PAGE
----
Earlier this year, 15 of our tech leaders headed to China to learn how they approach tech and innovation. Here, Stuart talks about some of his key takeaways from the trip.
Artificial intelligence and machine learning are frequently heralded as the future of our industry. However, what this actually looks like is often less well defined, and in reality many businesses already have some form of intelligent computer algorithms supporting the human decision makers. So what does genuine innovation look like? Approaches and products developed in China may provide a glimpse.
China has a strategy to dominate the world of AI by 2030. Following a recent trip to explore how AI is being deployed across this vast economy, it would be hard to bet against it. The first thing that hits you in China are the omnipresent cameras. These are constantly capturing facial images as you travel around towns and cities. The sheer number of cameras installed has quickly built the largest monitoring system on the planet. China is a world leader in Facial Recognition technology, developing, deploying and training applications to drive access to services. The Robot Hotel, where check in is done via facial recognition, is a striking example of this. Connected to the Chinese identity system, the lift recognises guests, stops at the floor they need, and then opens the door to them!
In the Chinese market, the enormous volume of data available – and the ever-growing power to interpret it – has resulted in exponential levels of product prototyping, happening at exceptional speed. For example, a wide range of micro insurance opportunities has been generated at Chinese companies. Inexpensive short-term policies – for example to protect goods in transit – are generated at point of sale, offered to consumers and accepted in a matter of moments which, when delivered at the scale of China’s enormous population, becomes a very attractive proposition, despite the low value of each transaction.
These propositions are generated and delivered direct to consumers’ mobile devices via highly specific models driven by big data, using predictive modelling and machine learning. A good example of this is Alibaba’s partnership with insurer Zhong An, which ensures every item is covered with purchase guarantee insurance from the time of distribution to delivery.
The Alibaba/Zhong An collaboration is a good example of a new partnership model which has facilitated and driven innovation across industries and sectors in China. An entire ecosystem has developed where companies are teaming up to create something unique for the customer which wouldn’t have been possible on their own. Perhaps this, more than anything else, is where the UK can quickly learn and adopt Chinese practices.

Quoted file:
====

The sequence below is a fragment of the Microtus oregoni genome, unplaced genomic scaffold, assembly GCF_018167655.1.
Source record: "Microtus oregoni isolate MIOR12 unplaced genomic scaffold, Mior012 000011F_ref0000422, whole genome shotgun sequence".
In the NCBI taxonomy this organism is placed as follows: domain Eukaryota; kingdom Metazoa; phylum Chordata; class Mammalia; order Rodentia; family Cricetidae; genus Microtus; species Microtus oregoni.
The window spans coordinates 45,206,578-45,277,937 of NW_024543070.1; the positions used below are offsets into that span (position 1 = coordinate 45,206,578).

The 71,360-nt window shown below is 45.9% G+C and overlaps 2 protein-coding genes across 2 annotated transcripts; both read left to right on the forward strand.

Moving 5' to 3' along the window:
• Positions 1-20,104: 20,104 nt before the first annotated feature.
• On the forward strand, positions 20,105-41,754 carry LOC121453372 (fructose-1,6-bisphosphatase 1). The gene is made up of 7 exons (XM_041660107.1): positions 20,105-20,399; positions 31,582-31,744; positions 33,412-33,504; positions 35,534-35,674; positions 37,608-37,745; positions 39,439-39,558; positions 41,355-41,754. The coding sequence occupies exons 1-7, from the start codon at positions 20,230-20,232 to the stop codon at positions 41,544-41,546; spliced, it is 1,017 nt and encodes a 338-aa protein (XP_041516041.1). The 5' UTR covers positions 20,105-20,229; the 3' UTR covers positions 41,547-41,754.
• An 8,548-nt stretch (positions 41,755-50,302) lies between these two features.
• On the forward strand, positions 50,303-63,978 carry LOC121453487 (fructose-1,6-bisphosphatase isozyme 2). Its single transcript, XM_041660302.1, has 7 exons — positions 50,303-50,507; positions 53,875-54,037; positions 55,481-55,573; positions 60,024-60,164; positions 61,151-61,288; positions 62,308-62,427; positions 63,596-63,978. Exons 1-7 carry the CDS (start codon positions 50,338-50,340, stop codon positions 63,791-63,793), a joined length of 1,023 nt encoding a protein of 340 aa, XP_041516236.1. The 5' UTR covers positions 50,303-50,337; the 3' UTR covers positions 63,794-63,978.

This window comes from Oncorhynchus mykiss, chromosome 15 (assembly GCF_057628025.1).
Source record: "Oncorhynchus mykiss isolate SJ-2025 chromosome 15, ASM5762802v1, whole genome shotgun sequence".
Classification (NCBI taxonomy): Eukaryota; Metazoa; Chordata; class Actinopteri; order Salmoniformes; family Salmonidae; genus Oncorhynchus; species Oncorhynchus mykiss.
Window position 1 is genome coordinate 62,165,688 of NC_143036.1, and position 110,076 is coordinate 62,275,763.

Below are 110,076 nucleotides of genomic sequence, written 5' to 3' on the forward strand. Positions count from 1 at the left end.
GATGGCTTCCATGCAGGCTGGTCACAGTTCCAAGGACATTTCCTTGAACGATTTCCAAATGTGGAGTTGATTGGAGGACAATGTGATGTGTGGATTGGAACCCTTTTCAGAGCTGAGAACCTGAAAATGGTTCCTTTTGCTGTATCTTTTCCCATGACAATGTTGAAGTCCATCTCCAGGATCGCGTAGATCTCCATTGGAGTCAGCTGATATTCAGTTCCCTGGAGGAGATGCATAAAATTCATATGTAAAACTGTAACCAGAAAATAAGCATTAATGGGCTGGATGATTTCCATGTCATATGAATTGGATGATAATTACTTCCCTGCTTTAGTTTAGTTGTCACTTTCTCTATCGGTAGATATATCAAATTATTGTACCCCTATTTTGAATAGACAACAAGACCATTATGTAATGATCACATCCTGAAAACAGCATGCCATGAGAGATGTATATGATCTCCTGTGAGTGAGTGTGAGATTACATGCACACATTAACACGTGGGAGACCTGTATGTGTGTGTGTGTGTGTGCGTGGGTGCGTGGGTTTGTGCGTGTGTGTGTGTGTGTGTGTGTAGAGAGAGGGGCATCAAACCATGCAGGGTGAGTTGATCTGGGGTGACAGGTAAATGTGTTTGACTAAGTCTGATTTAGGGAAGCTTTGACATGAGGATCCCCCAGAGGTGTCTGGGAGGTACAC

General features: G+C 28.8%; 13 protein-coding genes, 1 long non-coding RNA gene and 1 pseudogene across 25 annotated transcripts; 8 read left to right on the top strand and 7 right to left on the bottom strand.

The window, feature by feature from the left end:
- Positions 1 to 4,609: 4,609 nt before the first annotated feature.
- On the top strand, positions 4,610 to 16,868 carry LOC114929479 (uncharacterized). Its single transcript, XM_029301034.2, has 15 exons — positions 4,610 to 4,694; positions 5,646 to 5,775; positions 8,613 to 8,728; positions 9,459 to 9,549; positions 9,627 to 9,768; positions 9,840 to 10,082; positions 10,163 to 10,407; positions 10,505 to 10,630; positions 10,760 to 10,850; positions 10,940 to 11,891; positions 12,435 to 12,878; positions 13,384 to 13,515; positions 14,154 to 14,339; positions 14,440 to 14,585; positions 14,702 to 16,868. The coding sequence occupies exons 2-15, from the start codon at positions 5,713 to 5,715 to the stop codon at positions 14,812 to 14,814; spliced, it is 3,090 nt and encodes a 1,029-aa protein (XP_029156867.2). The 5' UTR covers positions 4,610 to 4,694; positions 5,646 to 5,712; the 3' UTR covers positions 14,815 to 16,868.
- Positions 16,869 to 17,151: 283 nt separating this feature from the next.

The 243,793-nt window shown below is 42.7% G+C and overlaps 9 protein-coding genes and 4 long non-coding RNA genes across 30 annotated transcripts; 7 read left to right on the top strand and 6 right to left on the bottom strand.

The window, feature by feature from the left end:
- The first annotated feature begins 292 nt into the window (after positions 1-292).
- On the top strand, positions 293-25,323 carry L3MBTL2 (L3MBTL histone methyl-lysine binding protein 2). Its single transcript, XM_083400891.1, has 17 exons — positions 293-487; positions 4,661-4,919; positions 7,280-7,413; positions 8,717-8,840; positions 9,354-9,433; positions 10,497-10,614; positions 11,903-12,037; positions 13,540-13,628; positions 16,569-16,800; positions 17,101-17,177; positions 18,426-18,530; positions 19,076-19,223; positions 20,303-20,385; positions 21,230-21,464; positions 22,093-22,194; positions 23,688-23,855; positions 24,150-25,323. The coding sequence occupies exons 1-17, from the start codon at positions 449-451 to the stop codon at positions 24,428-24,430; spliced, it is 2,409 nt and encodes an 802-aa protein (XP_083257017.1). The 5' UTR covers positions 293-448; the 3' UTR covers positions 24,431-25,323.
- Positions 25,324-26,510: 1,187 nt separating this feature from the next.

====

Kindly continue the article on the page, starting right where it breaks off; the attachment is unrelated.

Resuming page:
One of the key outcomes of the growth of the ecosystem model for Chinese consumers is that a small number of ‘superapps’ are becoming increasingly ubiquitous, ever present via smartphone screens and offering the solutions to many of the challenges of daily life. Alibaba, for example, continues its march towards becoming a one-stop shop for every digital need, adding an average 33 million users every month
in its most recent quarterly results, while other key players in the Chinese digital market include Baidu and TenCent.
This approach clearly has huge commercial appeal for big players in the UK, with an eye to the way Alibaba is hoovering up increasing amounts of consumers’ attention span and spending power, as well as for ambitious start-ups looking to emulate its success. Consumers, too, appreciate the convenience of having easy access to goods and services without having to shop around, and appreciate, perhaps without always understanding in detail the vast data infrastructure behind it, the benefits machine learning can bring to the way they buy and manage goods and services.
Clearly some of the developments we are seeing in the Chinese market are likely to find their way to the UK. The challenge for companies seeking to maximise the benefits of AI and machine learning – and their regulators – will be to focus on how to deliver customer-friendly integrated solutions which feel genuinely personalised, add value for the customer and don’t compromise privacy. The future will be bright for the companies which strike the right balance.